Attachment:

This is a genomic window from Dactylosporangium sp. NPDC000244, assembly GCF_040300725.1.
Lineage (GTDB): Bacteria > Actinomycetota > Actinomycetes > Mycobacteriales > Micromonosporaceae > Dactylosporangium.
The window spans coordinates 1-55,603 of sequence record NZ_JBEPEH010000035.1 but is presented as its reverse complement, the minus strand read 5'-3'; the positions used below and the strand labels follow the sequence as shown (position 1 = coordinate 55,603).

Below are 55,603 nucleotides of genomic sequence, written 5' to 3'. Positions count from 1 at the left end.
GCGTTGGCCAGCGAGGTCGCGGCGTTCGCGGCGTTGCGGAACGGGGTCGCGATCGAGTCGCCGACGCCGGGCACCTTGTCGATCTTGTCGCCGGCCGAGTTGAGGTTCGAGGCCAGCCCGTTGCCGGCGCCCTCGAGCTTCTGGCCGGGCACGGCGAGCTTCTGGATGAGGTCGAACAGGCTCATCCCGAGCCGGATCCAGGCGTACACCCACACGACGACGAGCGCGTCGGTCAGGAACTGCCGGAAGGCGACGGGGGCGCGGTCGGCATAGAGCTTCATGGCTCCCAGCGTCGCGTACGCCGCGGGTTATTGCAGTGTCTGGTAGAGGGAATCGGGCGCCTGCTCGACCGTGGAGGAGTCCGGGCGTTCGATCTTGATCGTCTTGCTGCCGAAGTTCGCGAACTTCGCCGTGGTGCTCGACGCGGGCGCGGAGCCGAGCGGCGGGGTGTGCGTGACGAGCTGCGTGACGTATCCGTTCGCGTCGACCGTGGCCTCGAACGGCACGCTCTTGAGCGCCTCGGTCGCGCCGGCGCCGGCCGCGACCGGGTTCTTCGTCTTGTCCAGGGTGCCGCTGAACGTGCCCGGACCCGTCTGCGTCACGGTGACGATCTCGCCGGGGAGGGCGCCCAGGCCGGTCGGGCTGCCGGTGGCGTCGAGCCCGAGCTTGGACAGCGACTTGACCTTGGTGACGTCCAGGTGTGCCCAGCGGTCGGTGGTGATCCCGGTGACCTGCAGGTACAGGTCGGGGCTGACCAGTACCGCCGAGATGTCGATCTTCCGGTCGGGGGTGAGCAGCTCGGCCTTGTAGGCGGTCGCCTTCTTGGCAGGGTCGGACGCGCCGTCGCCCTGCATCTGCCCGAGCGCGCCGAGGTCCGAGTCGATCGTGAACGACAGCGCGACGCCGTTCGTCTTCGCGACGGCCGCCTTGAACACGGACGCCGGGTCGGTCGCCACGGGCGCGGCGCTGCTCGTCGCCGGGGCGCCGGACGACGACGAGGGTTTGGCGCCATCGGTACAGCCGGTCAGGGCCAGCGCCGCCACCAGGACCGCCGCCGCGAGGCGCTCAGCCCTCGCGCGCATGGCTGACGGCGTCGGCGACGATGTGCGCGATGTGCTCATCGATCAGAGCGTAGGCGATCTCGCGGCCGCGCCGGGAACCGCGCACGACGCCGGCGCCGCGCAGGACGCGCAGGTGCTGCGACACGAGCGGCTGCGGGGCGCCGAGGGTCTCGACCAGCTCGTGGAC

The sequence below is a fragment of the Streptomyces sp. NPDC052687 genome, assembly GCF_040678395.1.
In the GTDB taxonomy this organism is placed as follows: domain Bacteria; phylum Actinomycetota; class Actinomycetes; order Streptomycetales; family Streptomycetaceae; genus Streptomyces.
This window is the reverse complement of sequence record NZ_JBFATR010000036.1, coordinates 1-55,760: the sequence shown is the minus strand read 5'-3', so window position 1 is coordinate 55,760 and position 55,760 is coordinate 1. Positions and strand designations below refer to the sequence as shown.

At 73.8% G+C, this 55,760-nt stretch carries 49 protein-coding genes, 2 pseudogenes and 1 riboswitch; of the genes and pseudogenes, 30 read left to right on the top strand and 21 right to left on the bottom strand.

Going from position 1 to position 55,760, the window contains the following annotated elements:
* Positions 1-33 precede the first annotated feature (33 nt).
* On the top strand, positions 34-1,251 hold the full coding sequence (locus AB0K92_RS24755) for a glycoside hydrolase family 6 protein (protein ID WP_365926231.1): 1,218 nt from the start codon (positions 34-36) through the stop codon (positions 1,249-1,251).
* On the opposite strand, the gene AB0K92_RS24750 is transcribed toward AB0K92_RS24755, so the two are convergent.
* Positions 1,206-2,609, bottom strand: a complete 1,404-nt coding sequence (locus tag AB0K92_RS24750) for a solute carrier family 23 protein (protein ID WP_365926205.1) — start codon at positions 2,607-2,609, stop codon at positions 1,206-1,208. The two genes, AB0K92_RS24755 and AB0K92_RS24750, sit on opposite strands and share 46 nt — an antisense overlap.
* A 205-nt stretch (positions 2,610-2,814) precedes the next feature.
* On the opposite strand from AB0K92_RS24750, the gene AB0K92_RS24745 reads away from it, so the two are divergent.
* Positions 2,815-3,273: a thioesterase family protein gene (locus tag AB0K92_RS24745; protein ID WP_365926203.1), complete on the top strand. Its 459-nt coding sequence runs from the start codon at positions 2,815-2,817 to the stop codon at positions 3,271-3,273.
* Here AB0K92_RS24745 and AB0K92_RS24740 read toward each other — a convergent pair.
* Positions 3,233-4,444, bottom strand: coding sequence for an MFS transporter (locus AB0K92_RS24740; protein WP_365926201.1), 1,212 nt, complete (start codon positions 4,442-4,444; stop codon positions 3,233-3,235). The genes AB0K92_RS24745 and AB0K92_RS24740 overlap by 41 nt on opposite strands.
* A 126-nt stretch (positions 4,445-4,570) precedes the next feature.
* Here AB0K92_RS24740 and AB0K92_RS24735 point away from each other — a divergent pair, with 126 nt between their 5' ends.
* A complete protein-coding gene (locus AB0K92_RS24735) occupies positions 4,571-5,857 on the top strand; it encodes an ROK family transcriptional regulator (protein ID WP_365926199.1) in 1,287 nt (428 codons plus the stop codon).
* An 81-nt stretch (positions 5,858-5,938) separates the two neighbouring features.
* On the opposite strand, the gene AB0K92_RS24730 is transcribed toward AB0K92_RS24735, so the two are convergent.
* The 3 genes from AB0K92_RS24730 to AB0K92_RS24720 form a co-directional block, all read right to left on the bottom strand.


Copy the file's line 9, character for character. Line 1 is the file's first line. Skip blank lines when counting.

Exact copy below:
At 73.8% G+C, this 55,760-nt stretch carries 49 protein-coding genes, 2 pseudogenes and 1 riboswitch; of the genes and pseudogenes, 30 read left to right on the top strand and 21 right to left on the bottom strand.